There are, indeed, towns where the mill closed during the 1980s and nothing has replaced it. But the suggestion that the American heartland suffered equally during the Clinton and Bush years is deeply misleading.
In fact, the Clinton years were very good for working Americans in the Midwest, where real median household income soared before crashing after 2000. (You can see the numbers at my blog, krugman.blogs.nytimes.com.)
Next, the sociology: “And it’s not surprising then that they get bitter, they cling to guns or religion or antipathy toward people who aren’t like them.”
The crucial word here isn’t “bitter,” it’s “cling.” Does economic hardship drive people to seek solace in firearms, God and xenophobia?
It’s true that people in poor states are more likely to attend church regularly than residents of rich states. This might seem to indicate that faith is indeed a response to economic adversity.
But this result largely reflects the fact that southern states are both church-going and poor; some poor states outside the South, like Maine and Montana, are actually less religious than Connecticut. Furthermore, within poor states, people with low incomes are actually less likely to attend church than those with high incomes. (The correlation runs the opposite way in rich states.)
Finally, Mr. Obama, in later clarifying remarks, declared that the people he’s talking about “don’t vote on economic issues,” and are motivated instead by things like guns and gay marriage.
That’s a political theory made famous by Thomas Frank’s “What’s the Matter With Kansas?” According to this theory, “values” issues lead working-class Americans to act against their own interests by voting Republican. Mr. Obama seemed to suggest that’s also why they support Hillary Clinton.
I was impressed by Mr. Frank’s book when it came out. But my Princeton colleague Larry Bartels, who had an Op-Ed in The Times on Thursday, convinced me that Mr. Frank was mostly wrong.
In his Op-Ed, Mr. Bartels cited data showing that small-town, working-class Americans are actually less likely than affluent metropolitan residents to vote on the basis of religion and social values. Nor have working-class voters trended Republican over time; on the contrary, Democrats do better with these voters now than they did in the 1960s.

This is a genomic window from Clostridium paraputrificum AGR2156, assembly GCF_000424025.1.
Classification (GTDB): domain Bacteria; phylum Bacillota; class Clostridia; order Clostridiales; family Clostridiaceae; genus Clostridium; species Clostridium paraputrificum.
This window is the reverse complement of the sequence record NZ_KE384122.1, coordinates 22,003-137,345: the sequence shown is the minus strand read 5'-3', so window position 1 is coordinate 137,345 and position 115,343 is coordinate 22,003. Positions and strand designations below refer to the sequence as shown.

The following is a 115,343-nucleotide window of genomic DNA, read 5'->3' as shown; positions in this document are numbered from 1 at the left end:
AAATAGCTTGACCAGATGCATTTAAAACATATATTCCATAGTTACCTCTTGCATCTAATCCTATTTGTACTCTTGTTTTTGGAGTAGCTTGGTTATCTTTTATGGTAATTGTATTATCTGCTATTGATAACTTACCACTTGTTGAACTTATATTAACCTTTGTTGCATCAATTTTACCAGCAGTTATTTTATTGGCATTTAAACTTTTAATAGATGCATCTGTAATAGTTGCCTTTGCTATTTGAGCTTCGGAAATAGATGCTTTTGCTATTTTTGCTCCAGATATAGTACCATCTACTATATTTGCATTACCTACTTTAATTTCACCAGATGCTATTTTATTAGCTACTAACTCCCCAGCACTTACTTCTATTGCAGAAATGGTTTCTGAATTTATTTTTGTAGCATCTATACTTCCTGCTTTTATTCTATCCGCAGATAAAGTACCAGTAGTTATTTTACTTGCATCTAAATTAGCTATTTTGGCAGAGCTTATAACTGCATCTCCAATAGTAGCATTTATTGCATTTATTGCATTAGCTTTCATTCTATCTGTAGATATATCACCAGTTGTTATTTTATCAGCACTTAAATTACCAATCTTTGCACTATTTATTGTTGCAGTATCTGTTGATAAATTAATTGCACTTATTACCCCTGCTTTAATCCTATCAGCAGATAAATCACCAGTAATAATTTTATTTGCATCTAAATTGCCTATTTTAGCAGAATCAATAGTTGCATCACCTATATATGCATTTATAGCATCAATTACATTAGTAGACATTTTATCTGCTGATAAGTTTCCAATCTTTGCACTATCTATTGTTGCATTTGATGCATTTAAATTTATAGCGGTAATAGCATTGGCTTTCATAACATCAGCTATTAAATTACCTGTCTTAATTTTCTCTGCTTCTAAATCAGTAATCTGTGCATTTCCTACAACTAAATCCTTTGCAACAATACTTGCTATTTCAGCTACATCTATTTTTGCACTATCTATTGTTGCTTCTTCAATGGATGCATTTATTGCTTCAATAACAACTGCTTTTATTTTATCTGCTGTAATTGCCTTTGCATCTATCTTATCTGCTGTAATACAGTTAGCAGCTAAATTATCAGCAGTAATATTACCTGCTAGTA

It’s true that Americans who attend church regularly are more likely to vote Republican. But contrary to the stereotype, this relationship is weak at low incomes but strong among high-income voters. That is, to the extent that religion helps the G.O.P., it’s not by convincing the working class to vote against its own interests, but by producing supermajorities among the evangelical affluent.
So why have Republicans won so many elections? In his book, “Unequal Democracy,” Mr. Bartels shows that “the shift of the Solid South from Democratic to Republican control in the wake of the civil rights movement” explains all — literally all — of the Republican success story.
And one more thing: let’s hope that once Mr. Obama is no longer running against someone named Clinton, he’ll stop denigrating the very good economic record of the only Democratic administration most Americans remember.
So, to summarize, he has three points
1. The Clinton years were better than the Bush years for the Midwest, not like Obama says, and Obama playing politics to disparage the Clinton record.
2. Religiosity is not linked to economic distress.
3. Thomas Franks thesis that simple people have been "duped" by Republicans doesn't square with the facts.
In response to point one, Krugman makes his point, but I think it is irrelevant. What he said was "in a lot of small towns" the Clinton and Bush years don't look any different. Nothing that Krugman wrote disproves this. What is maddening is Krugman faults Obama for pointing this out as if Obama is being disloyal to the Democratic party. Yet Krugman hasn't said anything on Hillary's constant kneecapping of Obama, who will almost certainly be the nominee.
Lot's of liberals have disagreed with Obama linking religion and economic woes (Kevin Drum and Jon Chait are also examples). However, the idea the religiosity is linked to economic insecurity is supported by a lot of good social science research, as I have mentioned previously. I recommend Sacred and Secular by Ronald Inglehart and Pippa Norris. I'd also note he hardly mentioned the xenophobia/ anti-trade aspect of the comments.
Krugmans third point is very interesting, and clears up a wide myth. On the other hand, I still see nothing wrong with Obama's original statement.
(Posted by Ewan)